This is a photo from 1968 showing Ron Larson, Harry Heckenliable and Joe Boschee working together at a wedding function and it is the only photo we have of Ron in the 60s de spite the fact that Ron was very active in the Medicine Hat music scene of that time. The story of Ron Larson is very interesting and his involvement with local country music continues to this day.
An often, for whatever reason, overlooked player in the 1960s Medicine Hat music scene is Ron Larson. Ron has spent the better part of 50 years being a flag waver and advocate for traditional country music and has never strayed from that course . He was the very popular country DJ at CHAT Radio from about 1965 to 1969 and this, of course, gave him the opportunity to promote his live events all over Southern Alberta and Saskatchewan. He played the usual local clubs and bars as well as doing Saturday night dances in many of the rural communities….the kind of dances that would attract 200 people in a town that only had 100 residents because people would come in from the farms to have a fun night out. He worked with the usual pool of local players including Harry Heckenliable ( see Harry Heckenliable) Joe Boschee ( See Joe Boschee ), Ray Spackman ( See Ray and Wayne Spackman ), John Somolia and Roger Farr. In the current sea of contemporary country artists he can still be counted on to play the “roots” country music that he loves.
In 1969 Ron left the Hat to go on the road for 2 years playing the lounges around Alberta and Saskatchewan before settling in to a position as a DJ at radio station CKKR in Rosetown, Sask. In about 1972 he recorded an LP called Your Favourite DJ which contained a number of very interesting original compositions as well as a few by country legend Dick Damron who also acted as producer on the project. Among the songs that received airplay are Your Favourite DJ, 26 Ounce Flu (more about that one later!!) and Charman.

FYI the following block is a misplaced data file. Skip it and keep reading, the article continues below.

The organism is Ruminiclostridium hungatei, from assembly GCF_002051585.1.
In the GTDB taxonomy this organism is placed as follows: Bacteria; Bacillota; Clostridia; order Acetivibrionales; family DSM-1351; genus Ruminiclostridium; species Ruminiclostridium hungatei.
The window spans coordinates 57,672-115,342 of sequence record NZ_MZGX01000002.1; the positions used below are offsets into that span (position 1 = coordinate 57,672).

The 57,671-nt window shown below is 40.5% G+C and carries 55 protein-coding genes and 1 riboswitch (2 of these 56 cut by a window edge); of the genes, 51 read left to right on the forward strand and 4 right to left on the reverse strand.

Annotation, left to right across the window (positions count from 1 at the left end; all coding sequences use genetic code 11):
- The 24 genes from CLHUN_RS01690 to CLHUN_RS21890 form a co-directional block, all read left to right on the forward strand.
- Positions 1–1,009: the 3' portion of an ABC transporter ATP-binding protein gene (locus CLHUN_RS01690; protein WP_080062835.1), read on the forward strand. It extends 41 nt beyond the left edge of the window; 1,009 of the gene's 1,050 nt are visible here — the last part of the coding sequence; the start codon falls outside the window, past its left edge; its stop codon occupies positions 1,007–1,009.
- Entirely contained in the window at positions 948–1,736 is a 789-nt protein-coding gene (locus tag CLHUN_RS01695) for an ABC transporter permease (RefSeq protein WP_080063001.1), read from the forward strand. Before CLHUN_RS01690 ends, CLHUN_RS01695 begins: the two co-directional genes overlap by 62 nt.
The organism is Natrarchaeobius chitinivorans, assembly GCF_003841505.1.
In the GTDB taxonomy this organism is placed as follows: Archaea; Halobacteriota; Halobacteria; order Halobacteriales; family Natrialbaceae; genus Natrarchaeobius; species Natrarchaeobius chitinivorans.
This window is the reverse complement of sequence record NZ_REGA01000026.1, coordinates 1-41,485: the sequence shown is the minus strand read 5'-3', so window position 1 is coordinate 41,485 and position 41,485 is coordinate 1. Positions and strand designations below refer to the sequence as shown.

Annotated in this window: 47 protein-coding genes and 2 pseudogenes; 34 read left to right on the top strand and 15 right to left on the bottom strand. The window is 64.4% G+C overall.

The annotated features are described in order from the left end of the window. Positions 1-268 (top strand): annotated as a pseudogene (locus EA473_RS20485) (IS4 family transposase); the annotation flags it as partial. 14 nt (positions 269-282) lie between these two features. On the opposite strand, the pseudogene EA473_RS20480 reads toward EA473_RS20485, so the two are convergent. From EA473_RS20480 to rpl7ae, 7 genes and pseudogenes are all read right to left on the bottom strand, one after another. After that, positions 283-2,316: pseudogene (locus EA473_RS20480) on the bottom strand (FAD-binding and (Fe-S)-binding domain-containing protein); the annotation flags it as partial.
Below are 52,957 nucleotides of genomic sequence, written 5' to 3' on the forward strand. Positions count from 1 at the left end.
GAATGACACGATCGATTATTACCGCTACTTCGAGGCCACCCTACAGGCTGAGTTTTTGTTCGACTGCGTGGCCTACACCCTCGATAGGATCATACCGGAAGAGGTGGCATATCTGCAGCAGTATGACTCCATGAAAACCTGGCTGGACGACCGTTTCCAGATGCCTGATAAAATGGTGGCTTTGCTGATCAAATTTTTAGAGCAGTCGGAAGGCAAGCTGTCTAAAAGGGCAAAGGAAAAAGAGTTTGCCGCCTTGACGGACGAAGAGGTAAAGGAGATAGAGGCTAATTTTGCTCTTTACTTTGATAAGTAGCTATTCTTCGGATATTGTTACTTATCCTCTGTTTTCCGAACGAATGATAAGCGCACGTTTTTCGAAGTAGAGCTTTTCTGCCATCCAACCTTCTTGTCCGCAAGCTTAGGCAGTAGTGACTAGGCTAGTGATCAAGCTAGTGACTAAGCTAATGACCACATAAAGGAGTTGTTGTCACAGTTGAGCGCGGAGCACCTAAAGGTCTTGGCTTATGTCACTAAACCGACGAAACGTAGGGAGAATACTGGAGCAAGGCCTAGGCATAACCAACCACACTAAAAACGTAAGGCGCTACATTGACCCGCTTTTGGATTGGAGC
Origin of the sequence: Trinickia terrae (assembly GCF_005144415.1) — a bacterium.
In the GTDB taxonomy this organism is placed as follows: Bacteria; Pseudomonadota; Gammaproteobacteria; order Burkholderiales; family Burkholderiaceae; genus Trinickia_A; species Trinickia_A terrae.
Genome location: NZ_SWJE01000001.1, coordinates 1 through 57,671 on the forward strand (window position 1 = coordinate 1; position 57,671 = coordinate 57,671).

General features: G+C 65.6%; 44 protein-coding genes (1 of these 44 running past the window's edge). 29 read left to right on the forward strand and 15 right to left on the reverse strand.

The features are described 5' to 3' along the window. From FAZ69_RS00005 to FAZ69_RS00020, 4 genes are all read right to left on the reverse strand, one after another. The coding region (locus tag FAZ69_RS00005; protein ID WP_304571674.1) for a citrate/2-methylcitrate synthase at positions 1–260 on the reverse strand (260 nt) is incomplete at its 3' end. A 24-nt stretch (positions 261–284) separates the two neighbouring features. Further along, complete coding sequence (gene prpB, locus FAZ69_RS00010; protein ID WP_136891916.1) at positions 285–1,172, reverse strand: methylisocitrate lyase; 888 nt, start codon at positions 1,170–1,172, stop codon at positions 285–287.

Below are audio clips from the LP:
Your Favourite DJ: audio
This a photo from the March 7/2007 edition of the Medicine Hat News which carried an article by Billy Jones who accompanies Ron as steel guitarist on many of his appearances. Both Ron and Billy keep traditional country music alive with their involvement in the Live Music Club which is a group of dedicated local musicians that frequently get together to play music for all the right reasons……that is, for the love of music. Billy Jones , who toured for years with Stompin Tom Connors, and Ron co hosted a show on CHAT Radio for 8 years called Yesterday’s Country.
An interesting story about Ron is the one about the young 13 year old girl that was present at one of his shows and was seen thumbing through his song books at the side of the stage. He asked her if she could sing and she replied that she could so he asked her to come on up and sing with the band, which she eagerly did. He later gave the young girl a guitar and insisted that she learn to play it , which she did, all of which helped kick off the career of Terri Clark.
Something that may not be known by everyone is the fact that Ron’s composition of 26 Ounce Flu was picked up by a number of Hollywood shows including episodes of Star Trek, Cheersd, Pork Chop Hill as well as the movie When Harry Met Sally. The above SOCAN (Society Of Composers, Authors and Music Publishers Of Canada) royalty statement which shows that Ron’s composition and recording of 26 Ounce Flu was at least considered in these remarkable shows. Very cool!!
Below is an audio clip of 26 Ounce Flu:
26 Ounce Flu; audio
A photo dating to the early 1970s of Ron’s group the Westernaires, a group that prided itself in keeping alive traditional “roots” country music. L to R…John Somolia ( see Ray and Wayne Spackman ) , Joe Boschee (see Joe Boschee), Ron Larson and Roger Farr.
The front page of this site talks about how there were so many more venues offering live entertainment in Medicine Hat during the 1960s and 1970s and this newspaper ad shows that the Elks Club had 4 nights of entertainment per week and used two acts on Saturday night, including Ron Larson’s Westernaires. Today it can sometimes be a stretch to find a live music venue on a Saturday night.